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b. 1948, Tokyo
Hiroshi Sugimoto was born in 1948 in Tokyo. He took his earliest photographs in high school, photographing film footage of Audrey Hepburn as it played in a movie theater. After receiving a BA from Saint Paul’s University in Tokyo in 1970, he traveled west, first encountering communist countries such as the Soviet Union and Poland, and later Western Europe. In 1971, he visited Los Angeles and decided to stay, receiving a BFA from the Art Center College of Design in Los Angeles in 1972. In 1974, he moved to New York. In 1976 he visited the city’s American Museum of Natural History for the first time and he was intrigued by the lifelike qualities of the dioramas of animals and people. These provided the subject matter for the first of his Dioramas series, which, along with the Seascapes and Theaters series (deadpan, near-abstract photographs of such sites), were conceived between 1976 and 1977 and have continued through the present. He has since developed other ongoing series, including photographs of waxwork-museum figures, drive-in theaters, and Buddhist sculptures, all of which similarly blur distinctions between the real and the fictive. In Praise of Shadows (1998) is a series of photographs based on Gerhard Richter’s paintings of burning candles. His Architecture series (2000–03) consists of blurred images of well-known examples of Modernist architecture. In 2004, Sugimoto began to photograph Richard Serra‚Äôs torqued spiral sculpture Joe, exploring the work‚Äôs dynamic viewpoints and dramatic manipulations of light and shadow; for the publication of this suite of photographs, novelist Jonathan Safran Foer contributed an adjacent textual component. The series Conceptual Forms (also 2004) takes up the subject of Industrial Revolution-era mechanical models used to demonstrate the movements of the rapidly advancing machines of the day. Favoring black-and-white, Sugimoto has continued to use the same camera, a turn-of-the-century box camera, throughout his career.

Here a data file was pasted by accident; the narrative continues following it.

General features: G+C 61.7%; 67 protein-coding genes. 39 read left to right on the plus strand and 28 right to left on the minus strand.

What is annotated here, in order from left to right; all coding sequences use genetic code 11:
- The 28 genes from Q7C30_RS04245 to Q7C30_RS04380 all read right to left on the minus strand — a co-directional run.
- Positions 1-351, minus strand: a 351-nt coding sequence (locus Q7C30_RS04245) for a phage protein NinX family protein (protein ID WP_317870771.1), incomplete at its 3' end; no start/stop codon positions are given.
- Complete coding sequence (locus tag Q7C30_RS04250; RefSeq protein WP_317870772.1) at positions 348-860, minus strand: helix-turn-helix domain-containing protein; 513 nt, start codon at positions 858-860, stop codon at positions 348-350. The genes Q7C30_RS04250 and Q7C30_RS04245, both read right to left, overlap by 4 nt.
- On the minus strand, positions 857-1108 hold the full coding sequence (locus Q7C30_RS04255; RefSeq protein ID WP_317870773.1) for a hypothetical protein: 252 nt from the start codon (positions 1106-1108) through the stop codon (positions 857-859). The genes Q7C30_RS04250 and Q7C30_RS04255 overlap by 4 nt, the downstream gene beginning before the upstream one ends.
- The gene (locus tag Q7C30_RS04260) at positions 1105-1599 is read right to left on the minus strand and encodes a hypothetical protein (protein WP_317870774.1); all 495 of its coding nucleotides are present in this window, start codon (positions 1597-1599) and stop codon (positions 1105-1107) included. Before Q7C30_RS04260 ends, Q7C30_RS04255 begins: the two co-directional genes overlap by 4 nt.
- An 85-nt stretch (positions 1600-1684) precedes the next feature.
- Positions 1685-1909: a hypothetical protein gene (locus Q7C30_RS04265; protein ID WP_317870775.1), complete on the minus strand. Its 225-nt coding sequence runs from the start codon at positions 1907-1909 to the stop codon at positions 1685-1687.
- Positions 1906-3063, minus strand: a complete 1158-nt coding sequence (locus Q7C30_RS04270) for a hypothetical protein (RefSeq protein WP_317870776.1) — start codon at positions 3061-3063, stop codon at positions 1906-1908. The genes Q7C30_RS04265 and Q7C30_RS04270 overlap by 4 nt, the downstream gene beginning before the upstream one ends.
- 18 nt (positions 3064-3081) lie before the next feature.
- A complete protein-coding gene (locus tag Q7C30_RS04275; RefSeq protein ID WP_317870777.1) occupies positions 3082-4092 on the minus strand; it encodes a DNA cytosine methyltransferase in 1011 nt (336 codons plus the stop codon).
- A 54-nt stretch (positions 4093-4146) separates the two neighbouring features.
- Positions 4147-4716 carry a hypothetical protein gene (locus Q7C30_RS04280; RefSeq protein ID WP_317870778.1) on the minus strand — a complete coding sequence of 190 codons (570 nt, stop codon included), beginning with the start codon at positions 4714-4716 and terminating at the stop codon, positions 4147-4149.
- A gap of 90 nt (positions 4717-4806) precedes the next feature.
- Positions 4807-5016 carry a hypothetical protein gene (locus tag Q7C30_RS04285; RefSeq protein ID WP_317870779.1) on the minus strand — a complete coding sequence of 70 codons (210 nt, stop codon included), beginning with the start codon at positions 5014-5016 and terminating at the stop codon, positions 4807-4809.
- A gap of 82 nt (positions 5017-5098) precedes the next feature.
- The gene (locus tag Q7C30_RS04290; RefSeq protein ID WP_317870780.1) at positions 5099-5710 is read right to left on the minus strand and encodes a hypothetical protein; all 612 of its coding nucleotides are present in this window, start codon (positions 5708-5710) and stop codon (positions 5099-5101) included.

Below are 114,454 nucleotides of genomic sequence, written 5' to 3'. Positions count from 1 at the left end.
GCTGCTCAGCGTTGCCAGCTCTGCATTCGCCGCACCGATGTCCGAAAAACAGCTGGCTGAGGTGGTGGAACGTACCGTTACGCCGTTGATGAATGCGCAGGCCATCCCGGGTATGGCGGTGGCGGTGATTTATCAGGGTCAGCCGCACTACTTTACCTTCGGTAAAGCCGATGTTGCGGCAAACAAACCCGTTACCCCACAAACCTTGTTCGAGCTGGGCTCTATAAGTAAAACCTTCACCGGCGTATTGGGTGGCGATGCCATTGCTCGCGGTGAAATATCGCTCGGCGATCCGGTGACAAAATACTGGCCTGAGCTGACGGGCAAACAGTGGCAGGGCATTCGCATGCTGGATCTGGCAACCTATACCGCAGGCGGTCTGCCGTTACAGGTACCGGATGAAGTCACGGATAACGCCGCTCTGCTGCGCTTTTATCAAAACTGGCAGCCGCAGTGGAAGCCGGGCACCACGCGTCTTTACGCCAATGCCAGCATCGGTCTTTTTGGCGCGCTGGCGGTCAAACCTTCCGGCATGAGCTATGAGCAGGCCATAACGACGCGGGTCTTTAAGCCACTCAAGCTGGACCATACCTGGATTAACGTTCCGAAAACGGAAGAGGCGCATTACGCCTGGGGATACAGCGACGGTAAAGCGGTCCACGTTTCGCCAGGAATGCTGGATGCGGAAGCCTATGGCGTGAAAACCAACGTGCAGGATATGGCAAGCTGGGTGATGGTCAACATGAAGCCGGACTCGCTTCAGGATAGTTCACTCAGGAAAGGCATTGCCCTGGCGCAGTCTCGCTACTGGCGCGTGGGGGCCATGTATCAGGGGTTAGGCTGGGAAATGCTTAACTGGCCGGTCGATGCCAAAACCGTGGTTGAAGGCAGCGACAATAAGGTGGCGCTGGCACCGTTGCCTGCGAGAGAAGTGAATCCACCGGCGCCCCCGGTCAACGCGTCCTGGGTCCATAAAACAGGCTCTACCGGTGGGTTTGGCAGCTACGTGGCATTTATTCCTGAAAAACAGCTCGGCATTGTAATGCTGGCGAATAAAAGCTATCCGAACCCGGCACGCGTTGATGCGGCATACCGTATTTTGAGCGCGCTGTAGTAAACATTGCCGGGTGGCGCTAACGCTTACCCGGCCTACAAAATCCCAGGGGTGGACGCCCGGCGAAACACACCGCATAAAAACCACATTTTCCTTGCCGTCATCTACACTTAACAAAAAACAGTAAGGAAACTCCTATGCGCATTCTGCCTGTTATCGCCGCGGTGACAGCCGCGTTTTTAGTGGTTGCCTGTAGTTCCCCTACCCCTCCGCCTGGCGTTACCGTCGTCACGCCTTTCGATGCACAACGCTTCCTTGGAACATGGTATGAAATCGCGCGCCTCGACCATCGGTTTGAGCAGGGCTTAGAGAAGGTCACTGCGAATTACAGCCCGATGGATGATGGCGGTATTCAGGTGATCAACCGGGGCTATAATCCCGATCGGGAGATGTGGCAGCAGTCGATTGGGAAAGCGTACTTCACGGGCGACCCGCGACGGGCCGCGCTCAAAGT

Sugimoto has had solo exhibitions at the National Museum of Contemporary Art in Osaka (1989), Museum of Contemporary Art in Los Angeles (1994), Centre International d’Art Contemporain in Montreal (1995), Contemporary Arts Museum in Houston (1996), San Francisco Museum of Modern Art (2000), Deutsche Guggenheim Berlin and Guggenheim Museum Bilbao (2000), Museum of Contemporary Art in Chicago (2003), Hirshhorn Museum and Sculpture Garden in Washington, D.C. (2006), and Neue Nationalgalerie in Berlin (2008), among other venues. He has also participated in numerous international group exhibitions, among them The Art of Memory/The Loss of History at the New Museum of Contemporary Art in New York (1985), Carnegie International (1991), Japanese Art After 1945: Scream Against the Sky at the Yokohama Museum of Art and Guggenheim Museum SoHo (1994), Prospect 96 at the Schirn Kunsthalle Frankfurt (1996), Johannesburg Biennale (1997), International Triennale of Contemporary Art in Yokohama (2001), Moving Pictures (2002) and Singular Forms (2004) at the Solomon R. Guggenheim Museum, and Reality Check at the Metropolitan Museum of Art in New York (2008). He received fellowships from the John Simon Guggenheim Memorial Foundation in 1980 and the National Endowment for the Arts in 1982. In 2001, he won the Hasselblad Foundation International Award in Photography. He lives and works in New York and Tokyo.